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In Defense of David Haye: BOXING NEWS

By Donald C. Stewart

Out the window, out the picture and just plain out. That is how Wladimir Klitschko has described David Haye following the Champion’s defeat of the boy from Bermondsey in their unification bout. We all know he was down – the pecking order, on the canvas and on his luck but now we can make him a down and out?

David Haye entered the ring having talked up, at some length, his credentials and his need to take out both the Klitschkos. He told Vitali at a press conference not to get into the ambulance with his brother after the fight as he was coming after him next. As it turns out the only ambulance needed was for David’s ego. He told everyone who would listen that all he needed the referee to do was to count to ten. The only counting he did was to eight and it wasn’t whilst looking at a body on the ground in red shorts.

Some of us worried that he had taken leave of his senses when he got up on the press conference table and showed off the broken toe he had. Lennox Lewis wasn’t the first, nor the last to scoff at the idea that Haye was unable to throw decent combinations because of a broken pinky toe.

There have been quite a few commentators who have taken pot shots at Haye, feeling cheated and let down by the display which even straight after the fight Haye, himself described as awful. Haye has acknowledged that he let himself, his fans and the public down and perhaps now his mouth has found somewhere to place itself where it can talk more sweetly. It perhaps has the humility to speak as a Champion rather than a cheap Challenger.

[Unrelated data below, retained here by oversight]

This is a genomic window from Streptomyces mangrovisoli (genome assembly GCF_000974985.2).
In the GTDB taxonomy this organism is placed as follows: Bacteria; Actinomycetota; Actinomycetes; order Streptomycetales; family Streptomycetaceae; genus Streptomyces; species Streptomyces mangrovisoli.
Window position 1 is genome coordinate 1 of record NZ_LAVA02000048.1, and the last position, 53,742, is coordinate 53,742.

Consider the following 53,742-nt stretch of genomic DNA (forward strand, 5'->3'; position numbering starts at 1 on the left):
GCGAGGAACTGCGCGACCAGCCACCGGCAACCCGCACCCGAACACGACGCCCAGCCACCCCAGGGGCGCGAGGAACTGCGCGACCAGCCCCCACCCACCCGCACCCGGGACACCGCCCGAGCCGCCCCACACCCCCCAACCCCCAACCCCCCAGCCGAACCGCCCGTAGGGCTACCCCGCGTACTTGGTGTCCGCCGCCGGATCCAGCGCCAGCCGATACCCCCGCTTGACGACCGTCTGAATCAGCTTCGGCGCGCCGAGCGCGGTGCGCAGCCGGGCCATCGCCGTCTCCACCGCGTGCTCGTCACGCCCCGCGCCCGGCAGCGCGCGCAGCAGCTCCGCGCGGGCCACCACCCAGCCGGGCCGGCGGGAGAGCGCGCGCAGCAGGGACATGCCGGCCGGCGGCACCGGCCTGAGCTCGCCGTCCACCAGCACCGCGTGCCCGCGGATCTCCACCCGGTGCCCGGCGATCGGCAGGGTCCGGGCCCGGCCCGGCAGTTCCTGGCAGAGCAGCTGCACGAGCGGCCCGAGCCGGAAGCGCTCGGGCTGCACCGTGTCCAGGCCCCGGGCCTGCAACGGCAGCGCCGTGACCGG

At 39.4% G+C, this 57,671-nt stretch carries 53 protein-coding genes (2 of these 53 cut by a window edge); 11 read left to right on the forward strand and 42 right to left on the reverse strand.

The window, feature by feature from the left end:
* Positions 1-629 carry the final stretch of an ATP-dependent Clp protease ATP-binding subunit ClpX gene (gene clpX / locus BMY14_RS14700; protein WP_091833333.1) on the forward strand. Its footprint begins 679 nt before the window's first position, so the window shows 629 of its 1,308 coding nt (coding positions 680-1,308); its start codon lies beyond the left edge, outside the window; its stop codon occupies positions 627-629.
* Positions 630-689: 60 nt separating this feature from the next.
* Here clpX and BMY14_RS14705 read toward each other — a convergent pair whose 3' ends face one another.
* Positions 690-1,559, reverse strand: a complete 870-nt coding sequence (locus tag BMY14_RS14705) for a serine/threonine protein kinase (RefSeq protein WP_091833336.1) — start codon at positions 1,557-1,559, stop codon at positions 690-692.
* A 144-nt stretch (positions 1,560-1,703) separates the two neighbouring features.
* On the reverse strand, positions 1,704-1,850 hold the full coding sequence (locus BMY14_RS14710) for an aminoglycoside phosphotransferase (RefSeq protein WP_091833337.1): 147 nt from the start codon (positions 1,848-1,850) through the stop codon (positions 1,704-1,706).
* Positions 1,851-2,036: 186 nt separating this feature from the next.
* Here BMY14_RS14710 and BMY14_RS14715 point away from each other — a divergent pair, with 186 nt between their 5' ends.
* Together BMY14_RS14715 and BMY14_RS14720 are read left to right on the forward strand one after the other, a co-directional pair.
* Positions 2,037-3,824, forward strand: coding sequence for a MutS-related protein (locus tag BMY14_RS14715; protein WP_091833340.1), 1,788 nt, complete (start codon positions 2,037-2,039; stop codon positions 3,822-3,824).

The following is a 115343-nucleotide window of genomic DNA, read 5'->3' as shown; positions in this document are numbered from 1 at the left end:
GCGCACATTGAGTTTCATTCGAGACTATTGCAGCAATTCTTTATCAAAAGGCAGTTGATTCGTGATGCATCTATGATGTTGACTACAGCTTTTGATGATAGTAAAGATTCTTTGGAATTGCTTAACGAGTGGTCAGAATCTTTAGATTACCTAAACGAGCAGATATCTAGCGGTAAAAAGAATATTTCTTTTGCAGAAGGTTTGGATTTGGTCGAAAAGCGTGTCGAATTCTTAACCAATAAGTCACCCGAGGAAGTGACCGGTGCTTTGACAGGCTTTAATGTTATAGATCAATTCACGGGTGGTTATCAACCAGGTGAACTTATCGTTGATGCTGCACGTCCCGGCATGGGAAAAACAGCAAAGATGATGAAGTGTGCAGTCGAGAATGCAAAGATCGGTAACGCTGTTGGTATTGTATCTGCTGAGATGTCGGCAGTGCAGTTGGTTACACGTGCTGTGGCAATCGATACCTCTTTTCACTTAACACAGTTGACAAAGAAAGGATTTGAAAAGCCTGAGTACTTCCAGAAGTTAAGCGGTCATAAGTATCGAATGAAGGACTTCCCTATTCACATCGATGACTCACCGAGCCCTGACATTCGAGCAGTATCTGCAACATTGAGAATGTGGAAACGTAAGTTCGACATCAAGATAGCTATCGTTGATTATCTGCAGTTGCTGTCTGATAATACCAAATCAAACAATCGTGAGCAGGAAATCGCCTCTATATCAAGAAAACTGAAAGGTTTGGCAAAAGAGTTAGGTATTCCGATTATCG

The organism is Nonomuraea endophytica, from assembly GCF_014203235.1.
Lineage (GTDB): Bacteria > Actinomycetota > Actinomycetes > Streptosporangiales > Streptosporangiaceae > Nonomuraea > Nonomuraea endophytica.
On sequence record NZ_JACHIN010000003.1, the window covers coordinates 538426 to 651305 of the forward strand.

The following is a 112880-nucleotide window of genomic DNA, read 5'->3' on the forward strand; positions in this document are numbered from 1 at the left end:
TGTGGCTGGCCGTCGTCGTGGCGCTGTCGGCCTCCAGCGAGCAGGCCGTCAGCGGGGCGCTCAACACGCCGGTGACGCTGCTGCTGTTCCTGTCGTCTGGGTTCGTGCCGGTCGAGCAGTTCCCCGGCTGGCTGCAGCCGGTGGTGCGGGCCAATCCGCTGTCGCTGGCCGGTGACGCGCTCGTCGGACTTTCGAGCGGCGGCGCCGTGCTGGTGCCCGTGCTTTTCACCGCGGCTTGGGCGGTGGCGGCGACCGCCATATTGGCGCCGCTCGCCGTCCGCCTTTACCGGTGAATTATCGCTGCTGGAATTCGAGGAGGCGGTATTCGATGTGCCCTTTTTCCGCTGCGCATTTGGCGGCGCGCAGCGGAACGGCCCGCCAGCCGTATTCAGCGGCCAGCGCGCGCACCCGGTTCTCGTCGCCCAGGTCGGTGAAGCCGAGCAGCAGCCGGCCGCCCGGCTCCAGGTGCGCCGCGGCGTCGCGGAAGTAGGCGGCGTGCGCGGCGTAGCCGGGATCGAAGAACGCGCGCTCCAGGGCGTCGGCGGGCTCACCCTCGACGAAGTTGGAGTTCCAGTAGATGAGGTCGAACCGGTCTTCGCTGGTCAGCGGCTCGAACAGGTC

I have to say that I loved his talking before hand and thought it brightened up the whole affair. Let’s be honest, what was the last heavyweight contest that had ANY doubt over the result… Haye managed to create a storm with everything he did and his antics were as reported as the fight itself. Thing is that Haye merely gave us what we all craved. A contest. A fight. A dust up. Something to report and debate.

We all fell in and with what had happened in Haye’s previous fight where Audley Harrison had talked his way into contention Haye did exactly the same thing. Harrison imploded, Haye didn’t even sizzle.

The unification bout has, in some quarters, been described as the worst ever but let’s not be overly harsh. Sure, Haye did exactly what all those overblown puddings had done before and been unable to beat Dr Steelhammer who kept him at considerable arm’s length. Haye was unable to provide a single combination never mind the secondary combinations that he claimed would win the contest for him. That is the reality. Haye has not ducked any of that.

For me the biggest disappointment came not in the ring but at the side. A few weeks ago in Ringside Reports I was lauding the abilities of Adam Booth. Booth had gone into a contest domestically and got the tactics absolutely right. It was a fight before hand that was far too close to call. Booth showed himself to be a master tactician. Up against Emanuel Steward he was well and truly beaten.